“It’s assistant manager, though,” he said. “You’ll do twice as much work and get a tiny pay increase, and that’s it!”

“At least I’m going somewhere with my life!”

“You’re not going anywhere while you work here, you know that!”

“You’re one to talk, seeing as you’re perfectly content being a stock boy!”

“You think I’m perfectly content?” said Freddie, nearly shouting. “I’m miserable, okay? I hate it here!”

“Then what’s keeping you here?” Bel retorted.

“You are! Or, at least, you were…”

“What’s that supposed to mean?”

“I only took this job because of you, Bel,” he said angrily. “It was supposed to be a laugh. And it was, until he came along and took you away from me.”

“He didn’t take me away,” she said.

“You spend all your free time with him, and now that you’ve got this promotion, you’ll be spending all your work time with him, too.”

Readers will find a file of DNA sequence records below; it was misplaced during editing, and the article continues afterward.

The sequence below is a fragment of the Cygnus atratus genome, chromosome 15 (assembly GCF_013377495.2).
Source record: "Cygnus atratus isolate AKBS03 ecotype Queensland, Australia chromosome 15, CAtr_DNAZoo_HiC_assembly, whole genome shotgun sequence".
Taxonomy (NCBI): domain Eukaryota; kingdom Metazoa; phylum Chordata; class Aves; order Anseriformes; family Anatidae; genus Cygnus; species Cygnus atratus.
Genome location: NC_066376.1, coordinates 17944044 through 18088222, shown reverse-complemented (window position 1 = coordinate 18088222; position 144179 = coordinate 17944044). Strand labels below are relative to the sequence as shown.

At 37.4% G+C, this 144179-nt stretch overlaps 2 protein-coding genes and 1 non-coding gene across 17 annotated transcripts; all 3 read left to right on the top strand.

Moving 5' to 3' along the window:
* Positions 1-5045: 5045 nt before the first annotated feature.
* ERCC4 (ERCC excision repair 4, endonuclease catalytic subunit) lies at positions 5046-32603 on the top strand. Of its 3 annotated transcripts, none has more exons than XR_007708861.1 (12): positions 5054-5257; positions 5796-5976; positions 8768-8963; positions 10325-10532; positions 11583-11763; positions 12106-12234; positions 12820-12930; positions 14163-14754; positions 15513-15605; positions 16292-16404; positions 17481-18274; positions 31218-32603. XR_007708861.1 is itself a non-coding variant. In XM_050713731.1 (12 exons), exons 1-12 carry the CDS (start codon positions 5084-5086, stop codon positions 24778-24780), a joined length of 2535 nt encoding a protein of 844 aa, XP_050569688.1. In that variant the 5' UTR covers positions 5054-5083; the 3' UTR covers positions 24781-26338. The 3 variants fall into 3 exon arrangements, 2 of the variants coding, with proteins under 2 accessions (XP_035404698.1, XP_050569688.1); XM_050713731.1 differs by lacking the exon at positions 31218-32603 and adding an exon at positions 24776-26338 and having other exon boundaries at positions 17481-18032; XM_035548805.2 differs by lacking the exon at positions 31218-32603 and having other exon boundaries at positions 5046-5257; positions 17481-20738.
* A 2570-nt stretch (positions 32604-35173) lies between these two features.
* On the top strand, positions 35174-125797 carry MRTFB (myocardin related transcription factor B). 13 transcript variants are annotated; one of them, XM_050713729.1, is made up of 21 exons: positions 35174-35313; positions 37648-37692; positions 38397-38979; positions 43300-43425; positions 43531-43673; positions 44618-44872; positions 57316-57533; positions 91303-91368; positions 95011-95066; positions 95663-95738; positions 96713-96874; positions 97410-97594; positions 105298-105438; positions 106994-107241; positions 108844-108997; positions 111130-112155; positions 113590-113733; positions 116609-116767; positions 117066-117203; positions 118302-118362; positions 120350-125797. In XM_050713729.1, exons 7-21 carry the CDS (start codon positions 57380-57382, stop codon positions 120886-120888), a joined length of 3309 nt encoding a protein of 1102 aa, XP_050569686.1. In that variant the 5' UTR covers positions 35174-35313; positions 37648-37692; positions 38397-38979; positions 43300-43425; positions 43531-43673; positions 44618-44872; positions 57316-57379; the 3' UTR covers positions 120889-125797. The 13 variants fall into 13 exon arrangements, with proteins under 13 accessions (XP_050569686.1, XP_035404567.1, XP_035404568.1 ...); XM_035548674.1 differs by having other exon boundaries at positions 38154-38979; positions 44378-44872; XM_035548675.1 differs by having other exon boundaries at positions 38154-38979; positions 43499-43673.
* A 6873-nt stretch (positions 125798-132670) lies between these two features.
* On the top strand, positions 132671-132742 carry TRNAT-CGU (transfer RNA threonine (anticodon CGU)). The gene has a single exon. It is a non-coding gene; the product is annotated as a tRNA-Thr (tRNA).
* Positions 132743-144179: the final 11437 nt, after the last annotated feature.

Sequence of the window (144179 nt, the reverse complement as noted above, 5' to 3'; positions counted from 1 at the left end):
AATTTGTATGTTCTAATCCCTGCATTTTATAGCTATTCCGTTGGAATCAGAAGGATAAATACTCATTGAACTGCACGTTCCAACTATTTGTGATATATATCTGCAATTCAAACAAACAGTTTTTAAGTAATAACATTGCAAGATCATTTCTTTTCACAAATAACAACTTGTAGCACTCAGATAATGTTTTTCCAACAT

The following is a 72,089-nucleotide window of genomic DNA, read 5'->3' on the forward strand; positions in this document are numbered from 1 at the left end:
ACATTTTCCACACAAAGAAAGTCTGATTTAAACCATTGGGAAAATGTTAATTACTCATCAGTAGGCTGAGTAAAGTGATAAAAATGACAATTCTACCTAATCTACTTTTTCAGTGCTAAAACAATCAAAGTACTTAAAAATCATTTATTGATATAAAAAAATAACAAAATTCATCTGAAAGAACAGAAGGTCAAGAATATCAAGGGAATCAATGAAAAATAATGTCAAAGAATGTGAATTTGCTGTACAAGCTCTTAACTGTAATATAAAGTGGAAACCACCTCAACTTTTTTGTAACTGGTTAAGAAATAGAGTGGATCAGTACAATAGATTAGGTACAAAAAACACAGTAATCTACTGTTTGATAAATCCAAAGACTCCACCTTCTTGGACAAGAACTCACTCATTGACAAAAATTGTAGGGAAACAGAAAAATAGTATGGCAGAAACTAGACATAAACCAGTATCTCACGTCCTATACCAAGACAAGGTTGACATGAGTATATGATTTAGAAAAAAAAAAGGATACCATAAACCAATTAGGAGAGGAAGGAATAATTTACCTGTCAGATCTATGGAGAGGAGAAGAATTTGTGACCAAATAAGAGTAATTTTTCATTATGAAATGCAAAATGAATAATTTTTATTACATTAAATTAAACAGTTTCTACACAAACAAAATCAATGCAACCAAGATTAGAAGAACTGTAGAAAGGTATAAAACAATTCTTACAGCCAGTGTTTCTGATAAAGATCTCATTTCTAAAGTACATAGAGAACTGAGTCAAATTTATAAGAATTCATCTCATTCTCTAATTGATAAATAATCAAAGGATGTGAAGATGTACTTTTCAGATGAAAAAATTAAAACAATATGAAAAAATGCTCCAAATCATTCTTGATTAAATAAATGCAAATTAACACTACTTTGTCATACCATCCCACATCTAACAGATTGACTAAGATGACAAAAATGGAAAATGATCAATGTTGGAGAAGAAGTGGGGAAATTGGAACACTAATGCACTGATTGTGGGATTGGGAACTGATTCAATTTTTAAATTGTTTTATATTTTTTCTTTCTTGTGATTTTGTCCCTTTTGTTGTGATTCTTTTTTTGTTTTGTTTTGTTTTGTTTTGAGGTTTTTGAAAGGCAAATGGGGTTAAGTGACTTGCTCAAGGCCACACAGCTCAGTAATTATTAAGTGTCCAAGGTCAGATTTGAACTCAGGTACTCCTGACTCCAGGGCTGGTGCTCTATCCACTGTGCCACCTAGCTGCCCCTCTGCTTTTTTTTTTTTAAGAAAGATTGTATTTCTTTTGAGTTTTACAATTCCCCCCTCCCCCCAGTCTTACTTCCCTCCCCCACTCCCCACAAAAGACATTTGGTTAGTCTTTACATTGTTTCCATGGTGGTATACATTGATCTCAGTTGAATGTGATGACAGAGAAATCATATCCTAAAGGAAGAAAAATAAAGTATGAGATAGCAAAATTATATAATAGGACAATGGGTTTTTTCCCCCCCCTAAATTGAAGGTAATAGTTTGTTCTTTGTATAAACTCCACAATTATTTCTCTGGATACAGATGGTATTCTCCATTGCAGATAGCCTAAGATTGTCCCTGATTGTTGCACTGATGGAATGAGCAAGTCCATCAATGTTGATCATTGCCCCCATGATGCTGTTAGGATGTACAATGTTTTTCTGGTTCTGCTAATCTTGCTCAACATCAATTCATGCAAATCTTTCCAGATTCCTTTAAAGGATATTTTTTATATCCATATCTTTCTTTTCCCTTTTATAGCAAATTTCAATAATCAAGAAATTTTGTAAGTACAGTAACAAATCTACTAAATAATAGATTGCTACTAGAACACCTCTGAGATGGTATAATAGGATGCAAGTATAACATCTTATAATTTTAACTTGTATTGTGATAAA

“And what would you have me do, then?” she said. “Live my life alone in some dead-end job forever?”

Freddie frowned, like her words had pained him. “You aren’t alone,” he said. “You have me.”

“I don’t want to spend the rest of my life goofing off with you,” she said. “It was fine a few years ago, but we’re in our twenties now. We need to grow up.”

“Fine, then let’s go somewhere else, you and me,” he said, grabbing her arm. “We can get real jobs and a house and—”

Bel pulled her arm away. “I have to go now, Freddie.”

He slammed his fist against the locker after he watched her walk away. He knew one thing, though; he was never coming back to this place.

***

There was a knock at Freddie’s bedroom door.

“What is it?” he called out.

“Your friend is here,” his flatmate, Isaac, said on the other side of the door.

“What friend?” said Freddie, getting up to open the door. “I don’t have any—” He stopped when he saw her standing there.

“Hi,” Bel said meekly.

Freddie looked at Isaac who was giving him an apologetic expression, and then back at Bel. “Hi,” he said to her.

“Can we talk?” she asked.

“I’ll just… be over here…” said Isaac, backing away awkwardly.

Freddie nodded his head at Bel, letting her know she could come into his room.